In the pharmaceutical industry, stringent manufacturing standards and regulations ensure the efficacy and safety of products. But the rules in one subset of this industry—vaccines—are in their own class. It follows, then, that the demands on building teams who work on vaccine manufacturing facility projects are among the toughest of any category of construction.
After all, vaccines are substances given to healthy people to prevent future illnesses, points out Craig Johnson, head of global engineering and maintenance for Sanofi Pasteur. They must not be a delivery method for spreading disease, and lax operating conditions could violate that imperative. Vaccines contain complex biological ingredients that require tightly controlled production environments which sets them apart from facilities that make medicines using chemical compounds.
“Building a state-of-the-art vaccine manufacturing facility is incredibly complex as compared to something like a food-processing plant or a pharmaceutical tablets and capsules facility,” Johnson says. He has spent most of his 23-year career in building and maintaining vaccine production plants.
These facilities contain intricate, specialized production systems and extensive building infrastructure. Because a facility’s manufacturing equipment is its most critical component, vaccine plant projects begin with a design from the inside out. The production systems come first, so the design of the building itself is less challenging, Johnson says.
Sourcing manufacturing system components is a key step in developing the design, as this equipment is highly specialized with a limited number of vendors. “You might have just a few suppliers for certain process equipment,” Johnson says. It can be a challenge to make sure that certain parts are available, particularly if you have an ambitious timeline.
The heart of a vaccine manufacturing facility is the clean room manufacturing space. In addition to creating an environment with purified air, designers have to pay close attention to the materials used on all surfaces. The materials used for walls, floors, doors, and ceilings must be nonporous, cleanable, and not a breeding ground for contaminants. Like the process equipment, these materials must often be procured from specialized vendors.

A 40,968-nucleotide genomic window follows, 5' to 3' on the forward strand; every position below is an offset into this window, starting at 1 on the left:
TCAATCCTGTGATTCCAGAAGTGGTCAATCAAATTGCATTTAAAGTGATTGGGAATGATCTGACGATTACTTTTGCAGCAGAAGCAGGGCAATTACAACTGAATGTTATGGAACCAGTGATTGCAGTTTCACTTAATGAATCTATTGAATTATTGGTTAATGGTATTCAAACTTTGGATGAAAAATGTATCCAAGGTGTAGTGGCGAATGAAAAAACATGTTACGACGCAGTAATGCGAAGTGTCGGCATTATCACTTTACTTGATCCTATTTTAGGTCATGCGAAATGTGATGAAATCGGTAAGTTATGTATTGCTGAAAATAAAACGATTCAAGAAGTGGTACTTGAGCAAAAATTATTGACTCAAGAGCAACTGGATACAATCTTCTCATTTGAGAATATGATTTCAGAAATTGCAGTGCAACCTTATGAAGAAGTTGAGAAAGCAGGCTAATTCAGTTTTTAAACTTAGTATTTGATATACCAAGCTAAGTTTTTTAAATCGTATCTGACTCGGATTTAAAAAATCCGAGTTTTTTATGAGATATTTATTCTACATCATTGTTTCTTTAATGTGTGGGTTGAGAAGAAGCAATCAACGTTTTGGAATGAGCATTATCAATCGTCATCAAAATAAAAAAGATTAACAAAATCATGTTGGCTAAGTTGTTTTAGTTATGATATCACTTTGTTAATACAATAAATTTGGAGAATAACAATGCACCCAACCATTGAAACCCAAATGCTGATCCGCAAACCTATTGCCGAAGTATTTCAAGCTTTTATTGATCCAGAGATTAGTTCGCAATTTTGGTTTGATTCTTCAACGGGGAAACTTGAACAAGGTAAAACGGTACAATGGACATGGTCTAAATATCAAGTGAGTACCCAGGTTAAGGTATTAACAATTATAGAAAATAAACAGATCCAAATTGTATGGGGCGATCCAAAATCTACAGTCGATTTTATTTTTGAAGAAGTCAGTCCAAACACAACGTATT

Most clean room components, including wall and ceiling panels, are prefabricated. Much of the design has to be completed before placing orders for these components because features such as wall and ceiling holes for light fixtures and switches are created at the prefabrication plant. “You don’t want to do a lot of field retrofitting,” Johnson says. Altering building components not only complicates construction, it also risks degrading clean room standards if not performed correctly.
The labor required in vaccine plant projects is just as specialized as the building components. Relatively few construction management companies have experience building vaccine plants, so it’s critical to find one with the capacity to meet a tight project schedule.
Sometimes that requires working with a company that hasn’t completed a vaccine plant project before. “You might find somebody who is familiar with about 90 percent of the necessary work,” Johnson says. In some cases, Johnson has filled the knowledge gap by bringing in professionals from other parts of the world. “They help share knowledge of construction processes that the subcontractors are not familiar with,” he says.
Finding subcontractors grounded in construction techniques particular to vaccine plants is especially tough in less developed parts of Asia and Latin America. Construction practices in those places can be much different than in the developed world. For example, in some parts of Asia it is common to use scaffolding that does not meet US safety standards, Johnson says. “We’ll help subcontractors get the proper construction safety equipment,” Johnson says about such cases.
Vaccine manufacturing plants can run well over
$50 million in construction costs and take two to five years from design to completion. During the course of the project, market conditions can change, which might require the project to significantly change production capacity of the manufacturing facility. Thus, those on the project team have to be able to adapt to design changes on the fly.
“You have to cultivate a culture of acceptance of change,” Johnson emphasizes. It’s easier to find people who can deliver exactly what’s in the original plans, but to succeed in this niche they have to be flexible enough to reschedule work sequencing, find ways to reconfigure systems after they have been designed or are partially built, and make any number of other adjustments
At any time, Johnson may have several multimillion-dollar projects underway. In order to keep on top of things, Johnson has to go on site frequently. “You spend a lot of time in airports,” he says. He’s quick to point out, too, that his well-seasoned, highly capable team is critical to success. “It takes a great deal of work to build a strong execution team,” he says. “Success cannot depend solely on me.”
Though the demands are great, so too is the professional satisfaction from a job well done. “I can’t imagine a more exciting challenge than building a factory to make medicine that prevents a disease,” Johnson says.
Photo: Sophie Dennehy